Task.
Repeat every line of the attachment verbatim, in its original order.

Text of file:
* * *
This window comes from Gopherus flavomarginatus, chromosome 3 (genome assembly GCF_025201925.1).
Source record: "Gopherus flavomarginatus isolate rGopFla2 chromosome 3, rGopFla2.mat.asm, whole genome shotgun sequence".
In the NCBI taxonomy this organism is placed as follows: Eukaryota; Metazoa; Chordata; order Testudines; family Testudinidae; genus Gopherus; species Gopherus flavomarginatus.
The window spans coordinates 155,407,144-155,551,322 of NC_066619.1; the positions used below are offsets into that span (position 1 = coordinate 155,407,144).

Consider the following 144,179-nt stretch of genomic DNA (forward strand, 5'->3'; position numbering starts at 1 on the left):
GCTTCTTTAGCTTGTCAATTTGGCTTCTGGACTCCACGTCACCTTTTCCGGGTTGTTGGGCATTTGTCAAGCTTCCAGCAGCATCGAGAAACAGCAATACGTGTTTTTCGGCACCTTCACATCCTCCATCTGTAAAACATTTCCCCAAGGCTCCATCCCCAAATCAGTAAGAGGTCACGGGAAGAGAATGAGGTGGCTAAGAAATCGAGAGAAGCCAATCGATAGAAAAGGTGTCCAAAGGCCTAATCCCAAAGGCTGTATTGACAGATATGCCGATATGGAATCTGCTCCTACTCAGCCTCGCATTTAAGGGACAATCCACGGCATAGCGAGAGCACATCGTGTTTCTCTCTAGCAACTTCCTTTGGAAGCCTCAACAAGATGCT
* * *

This window comes from Gopherus flavomarginatus, chromosome 3 (genome assembly GCF_025201925.1).
Source record: "Gopherus flavomarginatus isolate rGopFla2 chromosome 3, rGopFla2.mat.asm, whole genome shotgun sequence".
In the NCBI taxonomy this organism is placed as follows: Eukaryota; Metazoa; Chordata; order Testudines; family Testudinidae; genus Gopherus; species Gopherus flavomarginatus.
The window spans coordinates 155,407,144-155,551,322 of NC_066619.1; the positions used below are offsets into that span (position 1 = coordinate 155,407,144).

Consider the following 144,179-nt stretch of genomic DNA (forward strand, 5'->3'; position numbering starts at 1 on the left):
GCTTCTTTAGCTTGTCAATTTGGCTTCTGGACTCCACGTCACCTTTTCCGGGTTGTTGGGCATTTGTCAAGCTTCCAGCAGCATCGAGAAACAGCAATACGTGTTTTTCGGCACCTTCACATCCTCCATCTGTAAAACATTTCCCCAAGGCTCCATCCCCAAATCAGTAAGAGGTCACGGGAAGAGAATGAGGTGGCTAAGAAATCGAGAGAAGCCAATCGATAGAAAAGGTGTCCAAAGGCCTAATCCCAAAGGCTGTATTGACAGATATGCCGATATGGAATCTGCTCCTACTCAGCCTCGCATTTAAGGGACAATCCACGGCATAGCGAGAGCACATCGTGTTTCTCTCTAGCAACTTCCTTTGGAAGCCTCAACAAGATGCT